Music and Memory
Dementia affects almost half a million Australians. The disease is characterised by cognitive impairment, memory loss and impaired judgement and attention. The part of the brain responsible for music is often one of the last to be adversely affected.
Research into the benefits of music for people living with dementia is ongoing. However, present efforts are largely focused on individual listening to recorded music, or general ‘music for relaxation’ concerts.
While these approaches have much to offer, there are also limitations. For some, listening through headphones or earbuds presents a technological barrier, or simply isn’t as enjoyable as a live experience. From a social perspective, these approaches sit on opposite ends of a spectrum: individualised listening on one end, without social interaction, and a highly generalised experience on the other end.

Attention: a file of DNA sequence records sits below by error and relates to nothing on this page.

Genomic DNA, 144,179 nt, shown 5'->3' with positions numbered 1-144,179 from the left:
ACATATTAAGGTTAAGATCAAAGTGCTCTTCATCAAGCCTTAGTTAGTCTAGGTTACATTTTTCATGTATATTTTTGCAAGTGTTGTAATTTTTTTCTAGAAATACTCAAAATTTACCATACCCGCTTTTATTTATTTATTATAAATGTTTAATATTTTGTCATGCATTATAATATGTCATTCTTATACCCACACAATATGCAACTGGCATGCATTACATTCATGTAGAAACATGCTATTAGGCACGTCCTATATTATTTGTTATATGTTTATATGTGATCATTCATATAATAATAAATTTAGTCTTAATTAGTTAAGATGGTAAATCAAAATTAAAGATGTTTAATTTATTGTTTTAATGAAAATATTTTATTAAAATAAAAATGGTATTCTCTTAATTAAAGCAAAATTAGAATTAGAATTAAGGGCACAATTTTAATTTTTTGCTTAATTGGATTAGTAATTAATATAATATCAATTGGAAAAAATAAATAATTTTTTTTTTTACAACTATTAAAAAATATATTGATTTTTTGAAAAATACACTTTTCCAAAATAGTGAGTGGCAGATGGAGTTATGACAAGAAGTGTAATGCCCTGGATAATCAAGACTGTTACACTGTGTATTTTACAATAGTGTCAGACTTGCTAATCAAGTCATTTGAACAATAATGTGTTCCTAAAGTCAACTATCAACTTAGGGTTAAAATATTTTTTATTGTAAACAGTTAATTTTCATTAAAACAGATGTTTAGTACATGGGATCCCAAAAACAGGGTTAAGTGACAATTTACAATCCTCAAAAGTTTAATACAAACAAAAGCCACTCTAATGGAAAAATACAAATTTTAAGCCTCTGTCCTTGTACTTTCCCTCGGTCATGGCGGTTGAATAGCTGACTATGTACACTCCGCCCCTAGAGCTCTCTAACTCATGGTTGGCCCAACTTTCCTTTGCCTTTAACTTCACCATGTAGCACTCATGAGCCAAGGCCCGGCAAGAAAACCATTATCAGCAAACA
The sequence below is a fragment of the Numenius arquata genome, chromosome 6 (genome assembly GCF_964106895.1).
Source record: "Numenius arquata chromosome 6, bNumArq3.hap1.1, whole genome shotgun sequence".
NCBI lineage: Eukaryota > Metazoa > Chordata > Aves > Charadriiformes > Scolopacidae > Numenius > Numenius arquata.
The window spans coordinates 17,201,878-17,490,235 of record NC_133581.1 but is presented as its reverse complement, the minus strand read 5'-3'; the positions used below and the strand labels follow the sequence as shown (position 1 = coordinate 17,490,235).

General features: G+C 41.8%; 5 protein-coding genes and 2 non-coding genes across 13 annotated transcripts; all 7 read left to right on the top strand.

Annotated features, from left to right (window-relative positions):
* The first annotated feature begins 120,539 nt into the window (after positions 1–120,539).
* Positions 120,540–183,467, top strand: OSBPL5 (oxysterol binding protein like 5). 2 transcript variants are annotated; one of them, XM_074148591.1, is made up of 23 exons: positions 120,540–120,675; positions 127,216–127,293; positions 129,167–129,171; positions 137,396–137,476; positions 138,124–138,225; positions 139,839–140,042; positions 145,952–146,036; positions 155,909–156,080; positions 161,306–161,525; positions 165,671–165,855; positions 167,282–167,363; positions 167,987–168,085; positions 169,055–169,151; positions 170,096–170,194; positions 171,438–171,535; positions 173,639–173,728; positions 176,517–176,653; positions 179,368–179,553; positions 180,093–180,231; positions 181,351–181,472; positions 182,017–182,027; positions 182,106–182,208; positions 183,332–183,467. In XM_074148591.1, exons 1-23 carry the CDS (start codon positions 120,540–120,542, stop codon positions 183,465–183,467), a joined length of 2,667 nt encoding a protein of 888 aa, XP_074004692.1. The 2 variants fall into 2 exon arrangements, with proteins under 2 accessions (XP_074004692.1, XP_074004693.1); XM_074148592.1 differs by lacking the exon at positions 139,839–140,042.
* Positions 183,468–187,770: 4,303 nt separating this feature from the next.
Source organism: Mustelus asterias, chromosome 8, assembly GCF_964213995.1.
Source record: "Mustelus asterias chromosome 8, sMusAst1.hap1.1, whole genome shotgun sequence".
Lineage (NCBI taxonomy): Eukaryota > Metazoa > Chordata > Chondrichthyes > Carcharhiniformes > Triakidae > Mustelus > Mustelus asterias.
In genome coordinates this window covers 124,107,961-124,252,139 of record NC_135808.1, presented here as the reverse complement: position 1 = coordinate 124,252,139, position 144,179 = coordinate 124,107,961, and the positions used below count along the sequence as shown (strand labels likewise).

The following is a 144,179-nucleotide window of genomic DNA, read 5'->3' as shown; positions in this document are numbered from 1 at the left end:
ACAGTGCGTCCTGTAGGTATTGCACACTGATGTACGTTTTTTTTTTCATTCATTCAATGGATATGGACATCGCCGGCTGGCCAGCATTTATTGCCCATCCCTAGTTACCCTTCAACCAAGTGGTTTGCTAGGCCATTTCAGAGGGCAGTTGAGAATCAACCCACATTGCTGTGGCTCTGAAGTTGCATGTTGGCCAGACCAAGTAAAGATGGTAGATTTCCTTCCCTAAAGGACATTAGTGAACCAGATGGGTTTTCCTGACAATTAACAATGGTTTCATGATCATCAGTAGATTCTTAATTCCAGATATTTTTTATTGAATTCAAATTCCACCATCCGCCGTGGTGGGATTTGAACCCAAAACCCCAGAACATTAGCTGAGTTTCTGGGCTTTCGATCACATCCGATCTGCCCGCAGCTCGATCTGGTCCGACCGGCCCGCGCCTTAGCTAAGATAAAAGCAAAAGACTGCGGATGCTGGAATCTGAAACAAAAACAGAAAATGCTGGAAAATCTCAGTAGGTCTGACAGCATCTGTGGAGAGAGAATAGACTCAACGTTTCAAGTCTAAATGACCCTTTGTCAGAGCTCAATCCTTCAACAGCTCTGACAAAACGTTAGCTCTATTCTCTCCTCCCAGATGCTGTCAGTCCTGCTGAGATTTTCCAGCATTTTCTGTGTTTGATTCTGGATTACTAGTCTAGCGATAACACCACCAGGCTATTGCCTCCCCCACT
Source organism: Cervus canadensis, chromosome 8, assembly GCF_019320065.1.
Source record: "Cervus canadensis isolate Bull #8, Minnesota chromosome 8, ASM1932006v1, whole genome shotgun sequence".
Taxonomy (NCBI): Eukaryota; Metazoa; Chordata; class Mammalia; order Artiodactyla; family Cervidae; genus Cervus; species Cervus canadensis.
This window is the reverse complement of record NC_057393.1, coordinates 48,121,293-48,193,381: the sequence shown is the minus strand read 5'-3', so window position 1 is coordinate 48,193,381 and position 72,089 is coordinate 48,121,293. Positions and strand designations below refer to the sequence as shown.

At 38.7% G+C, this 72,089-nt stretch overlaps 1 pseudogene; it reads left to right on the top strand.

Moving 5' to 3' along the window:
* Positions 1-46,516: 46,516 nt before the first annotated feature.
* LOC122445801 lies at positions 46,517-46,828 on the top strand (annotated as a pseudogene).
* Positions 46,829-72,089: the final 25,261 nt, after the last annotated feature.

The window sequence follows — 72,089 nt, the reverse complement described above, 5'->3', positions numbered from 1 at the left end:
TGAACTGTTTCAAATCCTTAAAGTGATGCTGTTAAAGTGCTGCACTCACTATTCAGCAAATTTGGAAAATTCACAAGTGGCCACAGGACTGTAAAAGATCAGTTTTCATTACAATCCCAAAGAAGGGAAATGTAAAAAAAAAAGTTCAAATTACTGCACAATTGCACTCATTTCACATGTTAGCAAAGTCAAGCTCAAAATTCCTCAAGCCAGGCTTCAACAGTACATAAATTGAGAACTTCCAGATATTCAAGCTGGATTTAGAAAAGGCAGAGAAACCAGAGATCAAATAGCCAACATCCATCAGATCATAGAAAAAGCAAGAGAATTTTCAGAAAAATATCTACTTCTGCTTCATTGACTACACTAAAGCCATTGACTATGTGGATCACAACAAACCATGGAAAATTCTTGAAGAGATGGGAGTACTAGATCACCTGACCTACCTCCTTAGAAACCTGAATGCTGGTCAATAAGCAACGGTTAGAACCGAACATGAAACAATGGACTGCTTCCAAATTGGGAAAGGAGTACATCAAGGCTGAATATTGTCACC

Music and Memory will seek a balance between these two approaches by delivering a social concert experience informed by the collective musical preferences of participants. Delivered in partnership with Goodwin Aged Care Services and ActewAGL, the pilot will attempt to measure positive behavioural changes linked to concert experiences over the program’s eight-week duration for a study group at Goodwin House in Ainslie. Design, programming and presentation of the bi-weekly concerts will be informed by participants’ musical preferences as identified through pre-concert questionnaires.
The unique program was developed in collaboration with Heather Roche, a musician and third-year Bachelor of Psychology student at the University of Canberra, with oversight from Kristen Sutcliffe, CSO bassoonist and practising audiologist. “This remarkable program is designed to touch the hearts and minds of people living with dementia, through specifically chosen music,” says Sutcliffe, who also curates and presents the CSO’s leading Rediscovering Music program for people who have experienced hearing loss.
Goodwin Aged Care Services will support the pilot delivery, including hosting concerts, providing care supports to participants, administration, behavioural research and management of ethical considerations.
CSO Community Programs are supported by the ACT Government.